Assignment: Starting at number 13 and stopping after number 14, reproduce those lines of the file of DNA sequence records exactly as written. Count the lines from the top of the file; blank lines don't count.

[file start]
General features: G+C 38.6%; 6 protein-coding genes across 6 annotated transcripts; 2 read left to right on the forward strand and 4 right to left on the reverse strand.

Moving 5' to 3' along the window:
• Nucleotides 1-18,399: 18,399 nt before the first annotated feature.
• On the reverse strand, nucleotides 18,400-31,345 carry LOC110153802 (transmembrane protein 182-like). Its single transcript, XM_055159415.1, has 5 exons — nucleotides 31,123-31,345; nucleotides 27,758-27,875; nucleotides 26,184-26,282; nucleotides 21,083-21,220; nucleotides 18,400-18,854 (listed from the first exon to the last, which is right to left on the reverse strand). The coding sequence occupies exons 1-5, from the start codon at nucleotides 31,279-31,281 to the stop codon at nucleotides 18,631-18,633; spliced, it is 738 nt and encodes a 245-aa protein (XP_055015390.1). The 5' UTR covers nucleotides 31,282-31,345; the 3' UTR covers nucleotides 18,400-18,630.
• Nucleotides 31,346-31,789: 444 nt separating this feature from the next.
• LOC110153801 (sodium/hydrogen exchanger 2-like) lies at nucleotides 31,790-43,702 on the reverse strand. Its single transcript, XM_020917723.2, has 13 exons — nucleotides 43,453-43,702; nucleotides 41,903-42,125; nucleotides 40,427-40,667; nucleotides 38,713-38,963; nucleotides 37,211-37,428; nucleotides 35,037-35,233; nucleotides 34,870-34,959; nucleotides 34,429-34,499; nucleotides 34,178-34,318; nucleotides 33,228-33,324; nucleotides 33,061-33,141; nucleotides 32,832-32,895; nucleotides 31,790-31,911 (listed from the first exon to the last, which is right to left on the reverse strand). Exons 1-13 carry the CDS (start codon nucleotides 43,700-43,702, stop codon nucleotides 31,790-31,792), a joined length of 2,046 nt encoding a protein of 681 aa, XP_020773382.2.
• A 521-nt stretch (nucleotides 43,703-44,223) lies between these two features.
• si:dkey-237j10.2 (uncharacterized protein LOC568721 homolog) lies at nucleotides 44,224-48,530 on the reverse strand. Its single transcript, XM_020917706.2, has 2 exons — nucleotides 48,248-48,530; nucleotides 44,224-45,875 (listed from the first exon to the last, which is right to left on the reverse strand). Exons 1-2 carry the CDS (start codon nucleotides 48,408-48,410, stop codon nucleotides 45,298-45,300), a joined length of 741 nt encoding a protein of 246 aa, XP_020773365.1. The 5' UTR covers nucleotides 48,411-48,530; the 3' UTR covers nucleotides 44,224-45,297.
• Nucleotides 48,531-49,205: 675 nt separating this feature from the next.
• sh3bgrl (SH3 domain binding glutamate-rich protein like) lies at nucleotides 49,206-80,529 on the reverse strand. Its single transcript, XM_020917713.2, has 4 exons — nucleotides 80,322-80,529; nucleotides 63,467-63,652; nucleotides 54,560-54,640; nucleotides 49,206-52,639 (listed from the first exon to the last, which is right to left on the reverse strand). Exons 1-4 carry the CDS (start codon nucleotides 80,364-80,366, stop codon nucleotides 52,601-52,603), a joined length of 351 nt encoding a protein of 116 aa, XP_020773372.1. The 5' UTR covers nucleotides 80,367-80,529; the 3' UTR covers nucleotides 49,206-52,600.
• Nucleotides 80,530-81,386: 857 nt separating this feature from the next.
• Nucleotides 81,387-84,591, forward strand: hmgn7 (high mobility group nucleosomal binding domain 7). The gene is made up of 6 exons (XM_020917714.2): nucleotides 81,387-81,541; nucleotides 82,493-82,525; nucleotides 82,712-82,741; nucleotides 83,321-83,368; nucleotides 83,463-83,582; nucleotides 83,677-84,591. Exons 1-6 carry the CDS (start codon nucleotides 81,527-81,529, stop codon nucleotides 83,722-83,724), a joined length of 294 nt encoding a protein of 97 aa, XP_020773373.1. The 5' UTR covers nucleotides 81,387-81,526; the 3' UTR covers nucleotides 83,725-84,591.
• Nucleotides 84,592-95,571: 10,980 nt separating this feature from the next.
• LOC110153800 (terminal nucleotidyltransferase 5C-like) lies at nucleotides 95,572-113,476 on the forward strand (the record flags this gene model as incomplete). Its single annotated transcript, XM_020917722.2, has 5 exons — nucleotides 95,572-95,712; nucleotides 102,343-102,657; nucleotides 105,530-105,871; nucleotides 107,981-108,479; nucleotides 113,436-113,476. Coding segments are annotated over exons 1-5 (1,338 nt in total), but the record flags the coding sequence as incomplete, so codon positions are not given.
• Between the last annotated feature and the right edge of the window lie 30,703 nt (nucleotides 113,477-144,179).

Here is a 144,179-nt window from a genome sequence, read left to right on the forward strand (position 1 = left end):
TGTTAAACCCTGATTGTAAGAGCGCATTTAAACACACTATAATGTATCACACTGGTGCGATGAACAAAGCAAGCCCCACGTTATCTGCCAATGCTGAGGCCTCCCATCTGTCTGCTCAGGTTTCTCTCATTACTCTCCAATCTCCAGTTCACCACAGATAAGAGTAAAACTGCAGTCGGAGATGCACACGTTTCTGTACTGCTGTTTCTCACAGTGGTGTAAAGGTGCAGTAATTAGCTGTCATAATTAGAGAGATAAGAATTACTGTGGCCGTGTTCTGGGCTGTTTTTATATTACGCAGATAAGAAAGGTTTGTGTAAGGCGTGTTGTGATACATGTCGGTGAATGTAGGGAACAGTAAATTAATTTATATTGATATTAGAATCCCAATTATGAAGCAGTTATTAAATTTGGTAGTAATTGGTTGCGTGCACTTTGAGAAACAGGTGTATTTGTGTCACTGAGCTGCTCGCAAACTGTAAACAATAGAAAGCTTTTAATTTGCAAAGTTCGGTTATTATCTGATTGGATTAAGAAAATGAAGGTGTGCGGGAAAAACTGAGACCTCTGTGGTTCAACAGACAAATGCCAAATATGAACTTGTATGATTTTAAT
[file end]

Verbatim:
• Nucleotides 84,592-95,571: 10,980 nt separating this feature from the next.
• LOC110153800 (terminal nucleotidyltransferase 5C-like) lies at nucleotides 95,572-113,476 on the forward strand (the record flags this gene model as incomplete). Its single annotated transcript, XM_020917722.2, has 5 exons — nucleotides 95,572-95,712; nucleotides 102,343-102,657; nucleotides 105,530-105,871; nucleotides 107,981-108,479; nucleotides 113,436-113,476. Coding segments are annotated over exons 1-5 (1,338 nt in total), but the record flags the coding sequence as incomplete, so codon positions are not given.